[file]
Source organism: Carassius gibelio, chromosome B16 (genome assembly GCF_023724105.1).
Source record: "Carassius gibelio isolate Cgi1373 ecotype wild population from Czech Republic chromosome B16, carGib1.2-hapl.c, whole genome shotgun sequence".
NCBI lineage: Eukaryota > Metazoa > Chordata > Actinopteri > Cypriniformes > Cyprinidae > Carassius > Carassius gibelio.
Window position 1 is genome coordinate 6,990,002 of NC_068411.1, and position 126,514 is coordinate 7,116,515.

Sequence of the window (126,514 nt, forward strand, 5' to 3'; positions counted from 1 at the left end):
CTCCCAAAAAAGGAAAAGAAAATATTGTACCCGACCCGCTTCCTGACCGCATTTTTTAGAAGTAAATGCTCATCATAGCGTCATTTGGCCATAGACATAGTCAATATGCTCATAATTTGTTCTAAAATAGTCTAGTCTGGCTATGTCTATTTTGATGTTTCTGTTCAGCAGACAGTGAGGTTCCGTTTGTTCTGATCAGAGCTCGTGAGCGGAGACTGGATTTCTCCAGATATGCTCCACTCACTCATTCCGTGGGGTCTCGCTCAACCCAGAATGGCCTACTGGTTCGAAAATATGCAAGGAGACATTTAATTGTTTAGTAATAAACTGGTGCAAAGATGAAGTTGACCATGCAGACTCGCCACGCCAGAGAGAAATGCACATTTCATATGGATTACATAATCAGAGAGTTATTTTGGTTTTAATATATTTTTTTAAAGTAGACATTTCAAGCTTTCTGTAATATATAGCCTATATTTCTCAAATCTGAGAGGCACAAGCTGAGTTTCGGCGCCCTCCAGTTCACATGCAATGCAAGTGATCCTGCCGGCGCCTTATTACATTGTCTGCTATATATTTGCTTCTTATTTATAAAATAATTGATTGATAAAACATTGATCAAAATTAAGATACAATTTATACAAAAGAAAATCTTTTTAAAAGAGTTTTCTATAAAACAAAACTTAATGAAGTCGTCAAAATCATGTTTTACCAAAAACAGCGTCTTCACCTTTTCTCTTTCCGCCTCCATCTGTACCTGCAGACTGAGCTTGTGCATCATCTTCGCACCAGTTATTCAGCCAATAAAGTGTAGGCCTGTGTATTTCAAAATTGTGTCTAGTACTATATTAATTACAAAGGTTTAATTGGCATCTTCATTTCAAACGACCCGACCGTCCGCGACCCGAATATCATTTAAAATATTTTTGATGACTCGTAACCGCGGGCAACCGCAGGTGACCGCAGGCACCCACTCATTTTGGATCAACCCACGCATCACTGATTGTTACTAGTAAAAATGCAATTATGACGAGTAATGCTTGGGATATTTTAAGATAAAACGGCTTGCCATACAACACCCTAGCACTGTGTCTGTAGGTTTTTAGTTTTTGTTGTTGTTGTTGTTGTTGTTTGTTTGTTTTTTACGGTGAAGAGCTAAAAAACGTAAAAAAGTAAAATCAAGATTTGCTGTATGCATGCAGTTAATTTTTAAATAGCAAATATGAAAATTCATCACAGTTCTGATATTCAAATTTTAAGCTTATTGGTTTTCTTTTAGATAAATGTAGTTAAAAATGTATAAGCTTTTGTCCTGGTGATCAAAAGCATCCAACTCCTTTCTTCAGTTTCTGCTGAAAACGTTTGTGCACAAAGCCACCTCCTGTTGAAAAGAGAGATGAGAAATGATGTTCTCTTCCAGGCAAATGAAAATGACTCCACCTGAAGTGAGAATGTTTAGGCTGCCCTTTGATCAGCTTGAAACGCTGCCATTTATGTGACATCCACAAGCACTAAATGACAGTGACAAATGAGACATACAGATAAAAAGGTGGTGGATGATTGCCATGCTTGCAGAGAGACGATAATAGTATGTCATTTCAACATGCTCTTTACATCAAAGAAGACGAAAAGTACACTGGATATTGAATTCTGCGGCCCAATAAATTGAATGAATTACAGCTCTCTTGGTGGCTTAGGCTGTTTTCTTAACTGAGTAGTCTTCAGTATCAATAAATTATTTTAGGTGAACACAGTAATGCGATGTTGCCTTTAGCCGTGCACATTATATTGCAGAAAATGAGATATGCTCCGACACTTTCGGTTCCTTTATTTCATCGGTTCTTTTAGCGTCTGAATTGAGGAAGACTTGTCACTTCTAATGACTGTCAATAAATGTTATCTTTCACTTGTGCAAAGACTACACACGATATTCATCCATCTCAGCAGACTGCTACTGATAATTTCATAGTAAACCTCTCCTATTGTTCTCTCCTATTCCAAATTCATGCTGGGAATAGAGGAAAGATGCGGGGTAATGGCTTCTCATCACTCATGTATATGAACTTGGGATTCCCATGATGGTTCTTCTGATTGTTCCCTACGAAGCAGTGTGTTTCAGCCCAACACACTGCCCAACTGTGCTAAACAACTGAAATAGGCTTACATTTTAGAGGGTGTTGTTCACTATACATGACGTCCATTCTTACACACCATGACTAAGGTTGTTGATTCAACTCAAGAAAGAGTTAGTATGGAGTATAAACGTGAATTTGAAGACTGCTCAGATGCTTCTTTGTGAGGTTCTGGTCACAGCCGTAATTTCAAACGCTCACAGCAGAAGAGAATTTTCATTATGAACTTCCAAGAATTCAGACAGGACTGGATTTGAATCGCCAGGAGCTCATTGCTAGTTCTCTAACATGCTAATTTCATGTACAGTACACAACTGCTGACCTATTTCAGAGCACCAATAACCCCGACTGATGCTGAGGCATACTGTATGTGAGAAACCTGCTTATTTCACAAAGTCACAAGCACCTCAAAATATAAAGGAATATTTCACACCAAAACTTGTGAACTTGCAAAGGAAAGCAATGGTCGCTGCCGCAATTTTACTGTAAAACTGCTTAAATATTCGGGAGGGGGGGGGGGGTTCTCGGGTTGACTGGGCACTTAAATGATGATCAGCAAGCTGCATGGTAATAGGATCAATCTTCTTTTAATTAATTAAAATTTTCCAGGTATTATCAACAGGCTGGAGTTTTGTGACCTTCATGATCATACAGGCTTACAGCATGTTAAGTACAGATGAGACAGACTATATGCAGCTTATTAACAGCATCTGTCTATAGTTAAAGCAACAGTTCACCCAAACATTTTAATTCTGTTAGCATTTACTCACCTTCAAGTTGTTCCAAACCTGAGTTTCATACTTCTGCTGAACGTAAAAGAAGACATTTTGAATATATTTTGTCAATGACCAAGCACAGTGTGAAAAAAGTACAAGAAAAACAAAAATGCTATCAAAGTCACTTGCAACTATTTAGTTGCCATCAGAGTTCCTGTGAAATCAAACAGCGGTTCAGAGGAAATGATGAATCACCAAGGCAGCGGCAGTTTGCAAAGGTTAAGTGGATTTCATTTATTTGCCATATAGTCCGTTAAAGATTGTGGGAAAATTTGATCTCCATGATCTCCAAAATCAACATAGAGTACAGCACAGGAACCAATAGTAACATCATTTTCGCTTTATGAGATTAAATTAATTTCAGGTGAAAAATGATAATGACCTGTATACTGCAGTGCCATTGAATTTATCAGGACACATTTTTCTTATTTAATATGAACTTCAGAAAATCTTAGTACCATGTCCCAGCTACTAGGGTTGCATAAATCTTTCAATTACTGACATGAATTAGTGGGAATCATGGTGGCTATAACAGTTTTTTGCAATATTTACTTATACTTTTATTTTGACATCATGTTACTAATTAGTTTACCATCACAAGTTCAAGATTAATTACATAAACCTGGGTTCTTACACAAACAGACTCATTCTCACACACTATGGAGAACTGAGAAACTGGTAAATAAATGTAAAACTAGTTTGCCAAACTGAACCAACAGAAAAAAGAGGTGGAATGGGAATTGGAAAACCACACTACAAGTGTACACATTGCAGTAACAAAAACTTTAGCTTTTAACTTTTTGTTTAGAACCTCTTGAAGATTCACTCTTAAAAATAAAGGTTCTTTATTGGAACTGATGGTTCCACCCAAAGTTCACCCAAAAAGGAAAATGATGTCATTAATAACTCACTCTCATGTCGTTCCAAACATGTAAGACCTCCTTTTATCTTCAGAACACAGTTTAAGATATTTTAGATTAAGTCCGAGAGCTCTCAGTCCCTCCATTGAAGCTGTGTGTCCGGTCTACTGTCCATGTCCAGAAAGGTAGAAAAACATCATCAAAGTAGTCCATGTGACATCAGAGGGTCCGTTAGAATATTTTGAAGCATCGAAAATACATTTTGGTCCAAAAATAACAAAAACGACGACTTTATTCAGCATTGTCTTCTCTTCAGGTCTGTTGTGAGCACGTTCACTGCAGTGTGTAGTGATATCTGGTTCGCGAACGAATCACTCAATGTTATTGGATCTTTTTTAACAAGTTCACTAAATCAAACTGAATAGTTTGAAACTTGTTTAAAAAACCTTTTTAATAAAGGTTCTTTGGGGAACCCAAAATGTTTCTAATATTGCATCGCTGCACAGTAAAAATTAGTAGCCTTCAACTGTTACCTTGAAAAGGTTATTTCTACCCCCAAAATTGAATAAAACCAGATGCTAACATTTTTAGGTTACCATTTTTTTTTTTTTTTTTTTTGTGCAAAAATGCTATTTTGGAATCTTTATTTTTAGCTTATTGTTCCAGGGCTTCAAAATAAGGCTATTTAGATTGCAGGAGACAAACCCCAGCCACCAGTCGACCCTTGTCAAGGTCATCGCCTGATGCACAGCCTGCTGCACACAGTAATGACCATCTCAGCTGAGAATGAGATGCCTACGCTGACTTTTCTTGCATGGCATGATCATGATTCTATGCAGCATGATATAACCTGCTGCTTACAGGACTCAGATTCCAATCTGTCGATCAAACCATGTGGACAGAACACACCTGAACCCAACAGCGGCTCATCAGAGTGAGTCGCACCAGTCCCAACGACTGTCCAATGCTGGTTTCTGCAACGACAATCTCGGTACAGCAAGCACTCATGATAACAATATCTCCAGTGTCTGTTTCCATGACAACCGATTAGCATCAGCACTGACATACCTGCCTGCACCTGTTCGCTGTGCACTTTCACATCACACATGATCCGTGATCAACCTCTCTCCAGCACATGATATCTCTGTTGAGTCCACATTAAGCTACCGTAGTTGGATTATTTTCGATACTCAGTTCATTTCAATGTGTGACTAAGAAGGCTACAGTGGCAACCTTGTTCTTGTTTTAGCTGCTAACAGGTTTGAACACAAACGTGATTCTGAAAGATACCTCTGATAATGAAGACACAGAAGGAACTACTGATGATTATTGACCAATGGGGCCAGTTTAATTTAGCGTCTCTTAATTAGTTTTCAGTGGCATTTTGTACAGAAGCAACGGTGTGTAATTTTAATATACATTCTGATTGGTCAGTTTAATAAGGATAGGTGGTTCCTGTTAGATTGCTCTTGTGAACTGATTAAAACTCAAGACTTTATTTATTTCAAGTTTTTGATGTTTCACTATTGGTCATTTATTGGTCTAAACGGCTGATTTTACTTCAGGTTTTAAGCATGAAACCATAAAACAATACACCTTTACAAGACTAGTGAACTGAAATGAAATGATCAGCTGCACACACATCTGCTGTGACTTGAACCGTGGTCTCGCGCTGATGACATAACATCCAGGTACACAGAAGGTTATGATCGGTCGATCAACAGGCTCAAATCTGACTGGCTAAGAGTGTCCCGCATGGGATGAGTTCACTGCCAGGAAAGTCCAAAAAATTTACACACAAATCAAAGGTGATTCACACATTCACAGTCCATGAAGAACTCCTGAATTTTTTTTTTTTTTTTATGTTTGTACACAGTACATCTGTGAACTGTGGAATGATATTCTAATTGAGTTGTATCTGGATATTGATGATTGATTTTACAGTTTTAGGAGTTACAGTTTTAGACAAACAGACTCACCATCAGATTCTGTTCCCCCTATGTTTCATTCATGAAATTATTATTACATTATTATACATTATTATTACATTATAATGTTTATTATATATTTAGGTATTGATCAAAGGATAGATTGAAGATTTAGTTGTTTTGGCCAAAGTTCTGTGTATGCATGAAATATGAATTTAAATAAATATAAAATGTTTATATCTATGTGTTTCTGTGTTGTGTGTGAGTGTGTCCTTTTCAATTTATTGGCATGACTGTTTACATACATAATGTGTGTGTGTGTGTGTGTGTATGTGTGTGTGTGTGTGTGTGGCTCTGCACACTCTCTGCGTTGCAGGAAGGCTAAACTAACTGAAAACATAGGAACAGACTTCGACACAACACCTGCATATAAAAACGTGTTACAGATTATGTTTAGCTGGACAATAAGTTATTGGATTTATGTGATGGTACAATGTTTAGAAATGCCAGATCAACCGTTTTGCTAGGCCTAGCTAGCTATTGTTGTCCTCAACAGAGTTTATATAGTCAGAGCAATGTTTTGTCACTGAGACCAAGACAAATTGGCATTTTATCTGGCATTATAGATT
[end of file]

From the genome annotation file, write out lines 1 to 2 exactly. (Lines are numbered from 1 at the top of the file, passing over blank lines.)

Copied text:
Source organism: Carassius gibelio, chromosome B16 (genome assembly GCF_023724105.1).
Source record: "Carassius gibelio isolate Cgi1373 ecotype wild population from Czech Republic chromosome B16, carGib1.2-hapl.c, whole genome shotgun sequence".